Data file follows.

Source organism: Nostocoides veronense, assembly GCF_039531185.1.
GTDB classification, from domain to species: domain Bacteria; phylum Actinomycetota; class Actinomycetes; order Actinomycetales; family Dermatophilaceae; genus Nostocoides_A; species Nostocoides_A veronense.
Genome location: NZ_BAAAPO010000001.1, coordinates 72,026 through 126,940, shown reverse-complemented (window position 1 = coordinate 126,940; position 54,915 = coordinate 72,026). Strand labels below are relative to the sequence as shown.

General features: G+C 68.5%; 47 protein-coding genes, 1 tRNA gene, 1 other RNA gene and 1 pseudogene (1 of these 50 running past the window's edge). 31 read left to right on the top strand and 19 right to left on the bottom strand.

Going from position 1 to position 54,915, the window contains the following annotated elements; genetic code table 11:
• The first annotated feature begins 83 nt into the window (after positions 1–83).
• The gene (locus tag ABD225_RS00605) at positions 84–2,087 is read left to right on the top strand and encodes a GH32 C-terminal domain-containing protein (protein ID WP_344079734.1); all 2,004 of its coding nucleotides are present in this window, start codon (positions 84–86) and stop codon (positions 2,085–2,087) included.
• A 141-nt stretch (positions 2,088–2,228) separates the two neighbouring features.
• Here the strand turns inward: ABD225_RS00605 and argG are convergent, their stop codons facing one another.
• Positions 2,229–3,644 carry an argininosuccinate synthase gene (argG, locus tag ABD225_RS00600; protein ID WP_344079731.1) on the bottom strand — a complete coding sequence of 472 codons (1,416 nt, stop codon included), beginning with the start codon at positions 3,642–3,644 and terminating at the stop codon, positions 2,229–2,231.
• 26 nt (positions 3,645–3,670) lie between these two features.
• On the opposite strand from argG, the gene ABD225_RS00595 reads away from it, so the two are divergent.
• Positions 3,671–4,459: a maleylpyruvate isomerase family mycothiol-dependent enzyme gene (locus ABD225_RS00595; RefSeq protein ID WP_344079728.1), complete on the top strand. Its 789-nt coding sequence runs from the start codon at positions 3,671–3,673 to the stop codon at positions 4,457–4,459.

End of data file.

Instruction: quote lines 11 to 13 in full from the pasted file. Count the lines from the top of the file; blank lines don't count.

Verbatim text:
• 26 nt (positions 3,645–3,670) lie between these two features.
• On the opposite strand from argG, the gene ABD225_RS00595 reads away from it, so the two are divergent.
• Positions 3,671–4,459: a maleylpyruvate isomerase family mycothiol-dependent enzyme gene (locus ABD225_RS00595; RefSeq protein ID WP_344079728.1), complete on the top strand. Its 789-nt coding sequence runs from the start codon at positions 3,671–3,673 to the stop codon at positions 4,457–4,459.